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 Inhofe Comments on President Obama’s Statement of Support for Senate Highway Bill

Washington, D.C. – Senator James Inhofe (R-Okla.), Ranking Member of the Senate Committee on Environment and Public Works, commented on the announcement today that the White House has officially backed the highway bill, Moving Ahead for Progress in the 21st Century (MAP-21).  The Senate voted 85-11 to invoke cloture on a motion to proceed to the bill this afternoon. 

“While I appreciate President Obama’s support for our highway bill, I must reiterate that this bill has enjoyed bipartisan success precisely because the President has stayed out of it,” Senator Inhofe said.  “Just as he tried to take credit for increased domestic oil and natural gas production – which his record shows he clearly opposes – he is also trying to take credit at the last minute for the good bipartisan work we have accomplished in the Senate. 

“The bottom line is that the President’s involvement is detrimental to our bipartisan efforts. Whenever the President gets involved in transportation infrastructure, he turns it in to a partisan, political issue. Remember back to his $787 billion failed stimulus bill, the one he claimed was an infrastructure bill? Despite all of his talk, only 3% went for infrastructure, 3% went for defense, and the rest went to liberal social engineering.

“On the other hand, when you have someone like me who has been called one of the most conservative senators in the U.S. Senate sponsoring a bill with someone like Senator Boxer who is the most liberal, and you have a bill that receives support from both sides of the aisle in the Finance, Banking and Environment and Public Works Committees, that is the kind of bipartisanship that can lead to success.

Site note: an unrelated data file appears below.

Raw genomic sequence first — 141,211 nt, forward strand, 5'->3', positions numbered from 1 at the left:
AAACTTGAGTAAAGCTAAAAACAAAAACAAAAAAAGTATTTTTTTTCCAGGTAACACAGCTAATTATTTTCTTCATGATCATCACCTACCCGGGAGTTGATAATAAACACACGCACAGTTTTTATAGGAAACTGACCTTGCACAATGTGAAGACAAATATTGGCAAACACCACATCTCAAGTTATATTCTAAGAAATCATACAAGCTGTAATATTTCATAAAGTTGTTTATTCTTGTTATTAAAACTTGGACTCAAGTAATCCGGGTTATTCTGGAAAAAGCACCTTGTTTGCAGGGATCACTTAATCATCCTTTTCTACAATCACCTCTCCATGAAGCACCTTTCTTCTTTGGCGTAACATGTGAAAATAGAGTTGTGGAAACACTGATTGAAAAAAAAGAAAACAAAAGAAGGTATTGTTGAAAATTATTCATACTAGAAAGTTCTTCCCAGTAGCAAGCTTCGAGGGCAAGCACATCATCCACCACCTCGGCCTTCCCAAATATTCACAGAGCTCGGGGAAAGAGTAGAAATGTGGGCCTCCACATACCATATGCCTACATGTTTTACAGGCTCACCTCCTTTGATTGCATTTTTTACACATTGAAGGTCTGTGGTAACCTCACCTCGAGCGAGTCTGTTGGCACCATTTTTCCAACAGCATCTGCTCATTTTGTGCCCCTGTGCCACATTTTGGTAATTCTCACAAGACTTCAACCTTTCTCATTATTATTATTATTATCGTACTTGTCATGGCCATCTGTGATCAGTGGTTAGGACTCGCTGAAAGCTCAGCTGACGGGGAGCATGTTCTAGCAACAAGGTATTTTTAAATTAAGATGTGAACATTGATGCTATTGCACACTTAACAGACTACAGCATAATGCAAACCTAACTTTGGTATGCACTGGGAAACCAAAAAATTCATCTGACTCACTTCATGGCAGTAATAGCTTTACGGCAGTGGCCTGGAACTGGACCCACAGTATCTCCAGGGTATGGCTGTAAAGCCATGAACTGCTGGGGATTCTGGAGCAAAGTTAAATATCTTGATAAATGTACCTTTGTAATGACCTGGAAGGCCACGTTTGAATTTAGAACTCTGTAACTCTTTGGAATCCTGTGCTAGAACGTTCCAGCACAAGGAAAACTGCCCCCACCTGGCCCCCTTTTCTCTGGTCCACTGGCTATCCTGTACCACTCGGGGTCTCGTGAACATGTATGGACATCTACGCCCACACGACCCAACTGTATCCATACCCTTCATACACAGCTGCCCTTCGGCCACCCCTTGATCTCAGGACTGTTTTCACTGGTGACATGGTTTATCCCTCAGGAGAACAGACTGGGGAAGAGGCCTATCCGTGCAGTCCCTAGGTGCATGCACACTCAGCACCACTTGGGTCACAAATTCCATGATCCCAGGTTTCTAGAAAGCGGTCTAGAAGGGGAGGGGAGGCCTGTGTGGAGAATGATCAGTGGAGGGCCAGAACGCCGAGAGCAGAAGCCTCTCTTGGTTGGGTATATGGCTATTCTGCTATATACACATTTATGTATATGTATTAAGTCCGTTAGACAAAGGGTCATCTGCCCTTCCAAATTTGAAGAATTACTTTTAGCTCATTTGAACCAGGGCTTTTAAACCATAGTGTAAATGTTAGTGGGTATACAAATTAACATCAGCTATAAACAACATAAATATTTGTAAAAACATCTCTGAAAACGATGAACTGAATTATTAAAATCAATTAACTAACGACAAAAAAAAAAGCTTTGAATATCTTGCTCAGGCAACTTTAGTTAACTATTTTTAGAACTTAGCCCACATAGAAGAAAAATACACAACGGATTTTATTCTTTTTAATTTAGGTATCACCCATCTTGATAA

“In order to pass this highway bill, we must continue in this spirit of bipartisanship – and if President Obama gets involved it will turn into a partisan issue. Having said that, I appreciate what the President has said about our bill, and I look forward to getting it to his desk to sign soon.” 




President Obama has never submitted a highway reauthorization proposal to Congress, even though the last bill expired in 2009.  Furthermore, the Senate soundly rejected President Obama’s $50 billion stimulus transportation funding infusion.  Finally, the infrastructure bank mentioned in President Obama’s statement of support for the Senate bill was not even voted on in the Finance Committee markup last week. 


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